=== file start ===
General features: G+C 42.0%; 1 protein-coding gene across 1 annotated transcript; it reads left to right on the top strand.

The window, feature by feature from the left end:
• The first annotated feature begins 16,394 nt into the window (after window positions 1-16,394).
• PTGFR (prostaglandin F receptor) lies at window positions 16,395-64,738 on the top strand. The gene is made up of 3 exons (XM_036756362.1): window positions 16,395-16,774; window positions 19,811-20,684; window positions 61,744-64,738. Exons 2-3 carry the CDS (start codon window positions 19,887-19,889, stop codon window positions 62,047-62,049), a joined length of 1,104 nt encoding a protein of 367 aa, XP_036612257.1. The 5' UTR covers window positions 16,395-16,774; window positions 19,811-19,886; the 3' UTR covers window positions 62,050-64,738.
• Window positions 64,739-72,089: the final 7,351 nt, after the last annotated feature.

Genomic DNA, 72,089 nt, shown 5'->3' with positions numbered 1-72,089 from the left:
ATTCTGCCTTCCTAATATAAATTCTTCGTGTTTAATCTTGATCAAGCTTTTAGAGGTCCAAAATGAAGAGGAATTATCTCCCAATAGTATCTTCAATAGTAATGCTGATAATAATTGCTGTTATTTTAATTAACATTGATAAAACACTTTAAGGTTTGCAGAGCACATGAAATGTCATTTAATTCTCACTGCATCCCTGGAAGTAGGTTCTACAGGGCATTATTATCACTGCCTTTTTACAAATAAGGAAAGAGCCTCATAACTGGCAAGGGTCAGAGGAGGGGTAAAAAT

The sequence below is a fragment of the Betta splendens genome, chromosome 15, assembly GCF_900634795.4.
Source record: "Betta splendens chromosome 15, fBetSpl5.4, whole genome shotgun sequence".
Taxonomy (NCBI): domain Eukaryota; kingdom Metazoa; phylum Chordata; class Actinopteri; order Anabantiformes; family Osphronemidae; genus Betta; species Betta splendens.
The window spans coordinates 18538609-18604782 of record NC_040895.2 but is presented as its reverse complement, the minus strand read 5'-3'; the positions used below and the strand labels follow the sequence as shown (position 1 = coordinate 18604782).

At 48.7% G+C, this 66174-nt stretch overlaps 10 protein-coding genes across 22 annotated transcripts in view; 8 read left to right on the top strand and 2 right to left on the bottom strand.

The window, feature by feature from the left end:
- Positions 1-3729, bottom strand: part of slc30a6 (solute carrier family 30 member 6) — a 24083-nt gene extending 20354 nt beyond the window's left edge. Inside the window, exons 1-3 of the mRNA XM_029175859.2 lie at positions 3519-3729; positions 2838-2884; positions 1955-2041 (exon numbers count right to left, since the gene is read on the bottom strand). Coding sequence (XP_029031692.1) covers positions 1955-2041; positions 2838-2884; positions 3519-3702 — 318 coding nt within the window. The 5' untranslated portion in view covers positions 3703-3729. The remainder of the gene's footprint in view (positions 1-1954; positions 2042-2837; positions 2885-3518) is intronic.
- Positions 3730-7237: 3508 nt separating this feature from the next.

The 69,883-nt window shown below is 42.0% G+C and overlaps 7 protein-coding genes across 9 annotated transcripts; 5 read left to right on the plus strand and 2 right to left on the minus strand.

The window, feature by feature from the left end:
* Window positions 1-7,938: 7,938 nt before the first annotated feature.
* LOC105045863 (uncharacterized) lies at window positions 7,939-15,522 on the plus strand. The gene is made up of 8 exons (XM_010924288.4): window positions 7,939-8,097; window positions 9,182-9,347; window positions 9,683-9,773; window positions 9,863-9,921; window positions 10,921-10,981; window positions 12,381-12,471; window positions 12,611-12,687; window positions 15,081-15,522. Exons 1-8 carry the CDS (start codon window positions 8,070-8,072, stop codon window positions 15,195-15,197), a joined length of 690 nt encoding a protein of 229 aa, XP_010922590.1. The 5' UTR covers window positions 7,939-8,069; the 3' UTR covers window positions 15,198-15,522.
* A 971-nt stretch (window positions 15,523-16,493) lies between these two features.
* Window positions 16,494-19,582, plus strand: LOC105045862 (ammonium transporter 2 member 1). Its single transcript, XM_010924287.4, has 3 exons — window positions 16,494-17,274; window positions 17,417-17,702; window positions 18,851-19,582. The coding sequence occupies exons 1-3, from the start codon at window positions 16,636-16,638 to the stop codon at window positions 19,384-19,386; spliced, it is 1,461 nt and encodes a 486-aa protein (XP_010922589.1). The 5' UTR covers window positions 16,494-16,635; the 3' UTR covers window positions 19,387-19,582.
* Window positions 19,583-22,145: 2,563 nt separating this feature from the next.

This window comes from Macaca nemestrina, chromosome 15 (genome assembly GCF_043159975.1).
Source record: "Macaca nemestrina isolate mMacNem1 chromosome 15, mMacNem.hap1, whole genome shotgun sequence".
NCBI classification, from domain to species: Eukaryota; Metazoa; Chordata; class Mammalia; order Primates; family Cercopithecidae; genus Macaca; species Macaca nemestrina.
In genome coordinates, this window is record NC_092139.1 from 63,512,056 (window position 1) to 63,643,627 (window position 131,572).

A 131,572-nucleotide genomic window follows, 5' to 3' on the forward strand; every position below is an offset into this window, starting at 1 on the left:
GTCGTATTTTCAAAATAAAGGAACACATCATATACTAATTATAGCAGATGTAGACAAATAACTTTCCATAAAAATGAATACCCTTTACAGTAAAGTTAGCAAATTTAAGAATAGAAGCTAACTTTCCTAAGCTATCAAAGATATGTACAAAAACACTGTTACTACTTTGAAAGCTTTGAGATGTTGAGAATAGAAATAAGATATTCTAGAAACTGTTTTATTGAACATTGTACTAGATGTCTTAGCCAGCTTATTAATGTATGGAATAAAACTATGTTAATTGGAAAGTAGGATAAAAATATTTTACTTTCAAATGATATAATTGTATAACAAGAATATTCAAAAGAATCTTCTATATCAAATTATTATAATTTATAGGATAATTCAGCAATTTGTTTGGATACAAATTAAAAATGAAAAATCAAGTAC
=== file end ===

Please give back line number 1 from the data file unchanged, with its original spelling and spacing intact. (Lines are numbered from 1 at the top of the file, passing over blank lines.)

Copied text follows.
General features: G+C 42.0%; 1 protein-coding gene across 1 annotated transcript; it reads left to right on the top strand.